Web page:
For the gringos, “Tia” means “aunt” in Spanish.
Once upon a time, I ate a cereal called “Puffed Kamut.” It was an unsweetened grain that had the most delightful taste and texture. It was mostly air and came in plastic bags about the same size as a cereal box. Breakfast each morning would consist of pulling a metal mixing bowl from the cupboard, emptying one bag of puffed kamut, pouring in milk until the grains floated, and eating it all over the course of a few minutes. It was heaven.
Breakfast is an unusual meal. For one thing, it’s purportedly the most important meal of the day, for another, it’s also the one that I tend to have the least time to make (or I did back when commuting was a thing people did in the real world). To measure puffed Kamut on my chart of breakfasts, I would recommend it for convenience and pleasantness but not for affordability and health. As I finally admitted sometime in my mid-twenties, even cereal that is not infused with sugar is mostly just carbs.
So, I switched to eggs. Eggs are not as high as a cereal on convenience, but they’re high on pleasantness, nutrition and affordability. Serve them on top of sliced sweet potatoes you baked in the oven the night before. That’s good eating!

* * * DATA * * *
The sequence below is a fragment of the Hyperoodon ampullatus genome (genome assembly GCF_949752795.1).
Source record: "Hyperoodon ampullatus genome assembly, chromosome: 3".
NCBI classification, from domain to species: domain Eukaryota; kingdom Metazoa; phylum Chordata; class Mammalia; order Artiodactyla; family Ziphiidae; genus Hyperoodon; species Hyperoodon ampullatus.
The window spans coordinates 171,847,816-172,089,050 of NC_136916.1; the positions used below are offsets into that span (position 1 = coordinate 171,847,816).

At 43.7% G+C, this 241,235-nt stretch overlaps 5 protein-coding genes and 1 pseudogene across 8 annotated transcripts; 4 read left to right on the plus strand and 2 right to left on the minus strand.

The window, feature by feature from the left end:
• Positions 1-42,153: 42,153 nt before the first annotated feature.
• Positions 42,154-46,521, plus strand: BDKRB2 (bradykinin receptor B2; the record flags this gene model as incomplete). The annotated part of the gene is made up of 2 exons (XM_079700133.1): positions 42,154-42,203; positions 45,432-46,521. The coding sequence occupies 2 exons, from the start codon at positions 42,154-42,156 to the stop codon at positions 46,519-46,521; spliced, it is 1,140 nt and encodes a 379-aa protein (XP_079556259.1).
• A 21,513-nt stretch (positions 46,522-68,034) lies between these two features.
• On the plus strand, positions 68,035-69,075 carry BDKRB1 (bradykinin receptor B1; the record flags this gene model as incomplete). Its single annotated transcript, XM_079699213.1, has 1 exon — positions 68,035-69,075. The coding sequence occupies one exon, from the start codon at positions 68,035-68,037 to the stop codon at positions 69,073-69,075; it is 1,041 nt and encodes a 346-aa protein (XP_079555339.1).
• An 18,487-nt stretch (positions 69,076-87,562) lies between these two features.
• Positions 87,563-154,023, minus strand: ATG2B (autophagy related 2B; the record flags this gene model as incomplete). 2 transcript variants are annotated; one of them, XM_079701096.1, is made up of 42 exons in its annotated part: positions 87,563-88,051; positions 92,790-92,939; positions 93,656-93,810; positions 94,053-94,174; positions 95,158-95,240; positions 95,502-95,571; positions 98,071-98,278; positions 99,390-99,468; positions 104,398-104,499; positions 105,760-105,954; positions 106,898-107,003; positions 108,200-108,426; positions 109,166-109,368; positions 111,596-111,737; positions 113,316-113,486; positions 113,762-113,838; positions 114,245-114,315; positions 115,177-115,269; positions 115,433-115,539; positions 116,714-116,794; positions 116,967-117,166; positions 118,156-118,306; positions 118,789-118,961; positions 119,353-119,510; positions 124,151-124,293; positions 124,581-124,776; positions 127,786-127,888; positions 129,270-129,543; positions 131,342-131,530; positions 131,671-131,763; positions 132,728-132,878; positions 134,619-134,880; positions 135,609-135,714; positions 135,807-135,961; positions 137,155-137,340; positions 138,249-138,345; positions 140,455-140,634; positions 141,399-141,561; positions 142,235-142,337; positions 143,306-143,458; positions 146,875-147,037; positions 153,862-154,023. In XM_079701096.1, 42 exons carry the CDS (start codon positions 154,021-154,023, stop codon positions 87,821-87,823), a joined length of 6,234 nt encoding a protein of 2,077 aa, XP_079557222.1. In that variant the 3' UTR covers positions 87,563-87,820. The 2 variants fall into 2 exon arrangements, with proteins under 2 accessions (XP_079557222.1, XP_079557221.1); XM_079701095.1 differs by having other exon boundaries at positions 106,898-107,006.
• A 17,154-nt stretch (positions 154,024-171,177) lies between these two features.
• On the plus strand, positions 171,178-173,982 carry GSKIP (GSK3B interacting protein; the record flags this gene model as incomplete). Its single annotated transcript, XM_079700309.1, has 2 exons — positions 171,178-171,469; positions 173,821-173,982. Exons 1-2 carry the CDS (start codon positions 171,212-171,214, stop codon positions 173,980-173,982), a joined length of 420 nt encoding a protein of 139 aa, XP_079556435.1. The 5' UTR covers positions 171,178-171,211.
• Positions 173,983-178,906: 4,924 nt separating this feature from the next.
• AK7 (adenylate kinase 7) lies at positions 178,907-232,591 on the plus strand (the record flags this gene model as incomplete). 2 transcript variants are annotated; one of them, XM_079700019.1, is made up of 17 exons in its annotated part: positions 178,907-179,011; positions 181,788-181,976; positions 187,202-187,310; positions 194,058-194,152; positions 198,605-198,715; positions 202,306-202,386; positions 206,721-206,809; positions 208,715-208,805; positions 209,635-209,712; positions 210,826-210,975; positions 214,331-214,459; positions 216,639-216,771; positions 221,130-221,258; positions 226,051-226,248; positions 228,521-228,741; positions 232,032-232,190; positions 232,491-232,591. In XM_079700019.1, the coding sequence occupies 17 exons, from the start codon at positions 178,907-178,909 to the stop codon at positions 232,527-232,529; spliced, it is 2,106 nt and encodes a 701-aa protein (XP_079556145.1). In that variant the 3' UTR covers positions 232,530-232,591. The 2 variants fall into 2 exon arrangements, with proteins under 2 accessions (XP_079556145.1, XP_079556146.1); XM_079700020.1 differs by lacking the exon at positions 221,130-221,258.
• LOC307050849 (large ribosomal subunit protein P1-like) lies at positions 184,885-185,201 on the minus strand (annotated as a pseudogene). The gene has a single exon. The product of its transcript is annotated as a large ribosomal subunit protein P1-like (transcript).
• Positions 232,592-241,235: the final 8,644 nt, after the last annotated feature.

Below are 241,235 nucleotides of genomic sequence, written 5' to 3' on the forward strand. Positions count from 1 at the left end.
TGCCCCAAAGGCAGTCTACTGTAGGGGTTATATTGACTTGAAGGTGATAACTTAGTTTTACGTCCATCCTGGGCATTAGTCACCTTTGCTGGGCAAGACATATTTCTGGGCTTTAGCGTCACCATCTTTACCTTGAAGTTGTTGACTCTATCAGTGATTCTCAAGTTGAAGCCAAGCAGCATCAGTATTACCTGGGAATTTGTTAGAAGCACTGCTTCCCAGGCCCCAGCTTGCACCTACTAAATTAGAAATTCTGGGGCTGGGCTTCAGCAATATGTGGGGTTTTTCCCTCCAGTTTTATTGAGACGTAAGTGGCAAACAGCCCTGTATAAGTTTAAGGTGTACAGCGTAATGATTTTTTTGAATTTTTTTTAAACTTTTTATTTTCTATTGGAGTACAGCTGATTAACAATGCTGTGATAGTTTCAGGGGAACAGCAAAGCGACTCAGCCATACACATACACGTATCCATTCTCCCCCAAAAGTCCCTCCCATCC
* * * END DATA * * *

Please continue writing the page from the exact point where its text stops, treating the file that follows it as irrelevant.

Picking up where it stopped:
One problem – my wife is sort of a little bit egg intolerant . She can only eat so many. Not every day for breakfast on slices of baked sweet potatoes! What to do? Enter oatmeal. I was sure oatmeal would be just as bad as any other grain, but my explorations online have suggested that’s not the case. It consistently ranks at the top of healthful grains to have for breakfast. The number one warning is not to add sugar or salt. That’s the worst thing that comes up when I try to find the downsides of oatmeal. I happen to love grains of all kinds, so I don’t need to dress up oatmeal in sugar and salt. I just toss on some fresh fruit and chia seeds, add sunflower seeds for protein and I’m happy. This places oatmeal high on every category. It’s good for convenience, pleasantness, nutrition, and affordability. At least before my professor of public health mother comments and informs me I’ve been living a lie.
I found a glass of mole sauce mix in the pantry. If you haven’t heard of mole, it’s a meat sauce and Mexico’s national dish. Mole comes in various colors, but our usual mole is a black, savory chocolate sauce for chicken. The jar was confusing enough that I actually needed a YouTube video to show me how to open it, but after that everything went great.
Also, after several weeks of describing them, Karime finally made her famous quinoa burgers for us!
She even put together a recipe for everyone’s benefit!
Just another ordinary week in the Apocalypse Kitchen!
My household has had the first serious injury of the apocalypse, and it’s mine. My dog is not doing particularly well with doggie distancing, and is getting harder to manage. So much so that several days ago when I was queuing up a phone call as I opened the door she saw another dog and bolted, yanking the leash. Caught by surprise, I fell over, and landed on my back on the post on the porch. Now I am injured enough that simple tasks like laying down in bed cause me immense pain. Fortunately, the pain is worst when I’m moving from one position to another. Most of the time I hurt just a little or not at all, and my wife is taking good care of me.